Tweed venues have followed Byron’s lead on something: they have introduced a voluntary liquor accord to crack down on problem drinking.
Under the terms of the accord, which came into effect this week, venues have agreed not to serve shots or ‘any drink designed to be consumed rapidly’, or pre-mixed drinks with a higher than six per cent alcohol content at any time.
Additionally, they will not serve more than four drinks per customer after midnight and will not allow any punter to have more than two unconsumed drinks at any one time.
The measures are a watered-down version of Byron’s tougher accord, however, which also bans jugs at all times and cocktails after midnight.
There is also no proposed lockout time in the Tweed accord.
Like Byron, though, venues will not admit punters who are seen to be drinking on approach and have agreed to preserve crime scenes until police arrive.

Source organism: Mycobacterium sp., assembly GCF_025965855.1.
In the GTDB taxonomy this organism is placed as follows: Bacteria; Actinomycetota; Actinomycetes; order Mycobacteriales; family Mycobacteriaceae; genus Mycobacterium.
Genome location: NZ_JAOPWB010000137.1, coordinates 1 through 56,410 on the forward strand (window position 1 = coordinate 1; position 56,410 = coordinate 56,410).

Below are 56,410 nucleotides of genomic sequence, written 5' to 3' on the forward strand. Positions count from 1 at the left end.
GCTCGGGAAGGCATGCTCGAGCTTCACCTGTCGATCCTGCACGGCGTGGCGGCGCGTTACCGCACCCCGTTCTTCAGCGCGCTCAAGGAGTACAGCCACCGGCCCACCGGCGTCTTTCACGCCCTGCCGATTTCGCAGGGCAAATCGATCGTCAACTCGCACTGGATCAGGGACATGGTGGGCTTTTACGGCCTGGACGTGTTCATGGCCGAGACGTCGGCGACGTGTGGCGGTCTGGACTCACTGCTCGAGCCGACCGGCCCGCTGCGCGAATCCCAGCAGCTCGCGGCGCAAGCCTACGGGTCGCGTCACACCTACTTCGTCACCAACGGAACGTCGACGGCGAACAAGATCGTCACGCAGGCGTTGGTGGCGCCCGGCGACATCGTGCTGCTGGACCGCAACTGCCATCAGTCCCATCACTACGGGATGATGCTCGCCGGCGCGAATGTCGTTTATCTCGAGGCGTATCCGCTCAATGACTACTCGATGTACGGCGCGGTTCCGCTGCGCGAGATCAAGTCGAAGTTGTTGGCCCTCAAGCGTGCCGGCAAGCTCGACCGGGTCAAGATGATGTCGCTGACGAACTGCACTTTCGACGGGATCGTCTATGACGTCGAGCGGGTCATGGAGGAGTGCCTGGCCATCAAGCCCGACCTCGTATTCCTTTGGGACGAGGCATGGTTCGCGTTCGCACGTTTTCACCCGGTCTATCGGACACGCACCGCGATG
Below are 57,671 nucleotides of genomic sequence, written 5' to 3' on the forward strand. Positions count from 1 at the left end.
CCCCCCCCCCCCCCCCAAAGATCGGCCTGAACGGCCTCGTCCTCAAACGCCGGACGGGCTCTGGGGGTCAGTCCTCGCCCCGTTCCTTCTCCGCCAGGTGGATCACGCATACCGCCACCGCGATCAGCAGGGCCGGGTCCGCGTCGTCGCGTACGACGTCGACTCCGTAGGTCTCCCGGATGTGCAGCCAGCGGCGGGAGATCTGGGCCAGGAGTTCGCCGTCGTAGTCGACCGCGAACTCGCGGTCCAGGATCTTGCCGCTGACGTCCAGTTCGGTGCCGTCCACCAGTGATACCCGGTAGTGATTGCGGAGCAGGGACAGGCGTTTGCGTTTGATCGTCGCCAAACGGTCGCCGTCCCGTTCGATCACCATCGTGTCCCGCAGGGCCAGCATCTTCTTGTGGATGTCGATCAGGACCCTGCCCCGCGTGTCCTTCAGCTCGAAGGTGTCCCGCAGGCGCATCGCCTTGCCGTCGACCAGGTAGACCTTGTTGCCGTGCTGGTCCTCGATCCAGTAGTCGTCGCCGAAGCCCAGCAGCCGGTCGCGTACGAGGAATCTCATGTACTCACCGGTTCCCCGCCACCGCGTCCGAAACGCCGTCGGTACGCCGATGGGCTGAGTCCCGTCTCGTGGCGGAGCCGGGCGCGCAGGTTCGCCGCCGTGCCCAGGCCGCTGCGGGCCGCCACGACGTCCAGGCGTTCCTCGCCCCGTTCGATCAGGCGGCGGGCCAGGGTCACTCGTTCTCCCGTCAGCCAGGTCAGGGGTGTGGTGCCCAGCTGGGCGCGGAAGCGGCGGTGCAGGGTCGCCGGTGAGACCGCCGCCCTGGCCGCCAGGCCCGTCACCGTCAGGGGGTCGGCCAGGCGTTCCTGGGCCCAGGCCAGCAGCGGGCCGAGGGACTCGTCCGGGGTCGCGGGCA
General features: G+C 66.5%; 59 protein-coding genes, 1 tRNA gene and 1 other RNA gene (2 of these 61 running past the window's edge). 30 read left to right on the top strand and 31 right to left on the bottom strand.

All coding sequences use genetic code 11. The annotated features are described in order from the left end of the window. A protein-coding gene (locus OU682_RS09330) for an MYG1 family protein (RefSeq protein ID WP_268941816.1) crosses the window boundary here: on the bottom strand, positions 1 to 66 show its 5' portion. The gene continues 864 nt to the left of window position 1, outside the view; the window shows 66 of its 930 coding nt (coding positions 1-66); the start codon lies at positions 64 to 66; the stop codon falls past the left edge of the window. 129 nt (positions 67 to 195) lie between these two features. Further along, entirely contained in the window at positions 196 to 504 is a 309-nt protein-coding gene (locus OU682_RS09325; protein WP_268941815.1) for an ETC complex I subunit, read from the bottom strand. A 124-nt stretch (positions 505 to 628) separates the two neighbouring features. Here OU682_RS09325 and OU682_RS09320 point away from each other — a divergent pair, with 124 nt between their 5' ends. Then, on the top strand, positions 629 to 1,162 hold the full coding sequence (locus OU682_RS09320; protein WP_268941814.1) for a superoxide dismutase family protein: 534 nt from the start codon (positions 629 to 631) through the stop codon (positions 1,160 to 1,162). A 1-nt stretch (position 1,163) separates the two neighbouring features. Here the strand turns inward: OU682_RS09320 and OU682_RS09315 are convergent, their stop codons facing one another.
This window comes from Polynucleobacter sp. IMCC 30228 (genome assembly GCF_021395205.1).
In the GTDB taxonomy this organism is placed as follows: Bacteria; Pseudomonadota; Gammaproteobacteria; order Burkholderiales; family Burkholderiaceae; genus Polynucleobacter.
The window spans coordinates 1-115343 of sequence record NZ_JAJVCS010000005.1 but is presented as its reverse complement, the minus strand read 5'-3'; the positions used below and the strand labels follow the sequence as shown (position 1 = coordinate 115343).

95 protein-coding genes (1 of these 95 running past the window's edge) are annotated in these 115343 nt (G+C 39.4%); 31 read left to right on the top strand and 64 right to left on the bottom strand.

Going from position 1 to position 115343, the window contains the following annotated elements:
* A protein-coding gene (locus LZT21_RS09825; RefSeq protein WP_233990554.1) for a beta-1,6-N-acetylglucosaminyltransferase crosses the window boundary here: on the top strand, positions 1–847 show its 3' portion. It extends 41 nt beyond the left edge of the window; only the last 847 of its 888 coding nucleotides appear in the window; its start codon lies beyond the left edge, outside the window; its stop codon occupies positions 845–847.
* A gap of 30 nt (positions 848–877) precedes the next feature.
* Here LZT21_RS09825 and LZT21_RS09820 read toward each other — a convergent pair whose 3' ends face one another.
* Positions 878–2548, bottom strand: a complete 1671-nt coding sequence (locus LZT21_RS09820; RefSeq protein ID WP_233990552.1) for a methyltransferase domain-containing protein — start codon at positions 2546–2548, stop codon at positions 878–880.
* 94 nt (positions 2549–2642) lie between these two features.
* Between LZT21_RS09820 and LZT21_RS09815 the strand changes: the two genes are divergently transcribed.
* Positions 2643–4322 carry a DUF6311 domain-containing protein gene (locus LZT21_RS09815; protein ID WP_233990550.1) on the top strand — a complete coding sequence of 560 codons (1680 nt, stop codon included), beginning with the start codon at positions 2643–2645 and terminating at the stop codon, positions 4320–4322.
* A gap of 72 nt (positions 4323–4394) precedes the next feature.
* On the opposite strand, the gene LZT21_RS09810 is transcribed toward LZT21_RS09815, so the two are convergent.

The other terms of the accord focus on education of youth and schoolkids in the area through the RISKK program, reinforcing the message about drink driving and providing greater public knowledge about the responsible service of alcohol requirements.
Venues will promote safe transport options including Tweed’s community bus services.
While Tweed does not have the same degree of regular alcohol-related violence as Byron, there have been some serious incidents. Last year, former NRL player Craig Field was involved in an altercation outside the Kingscliff Hotel in which a man died, and which subsequently saw Field charged with murder.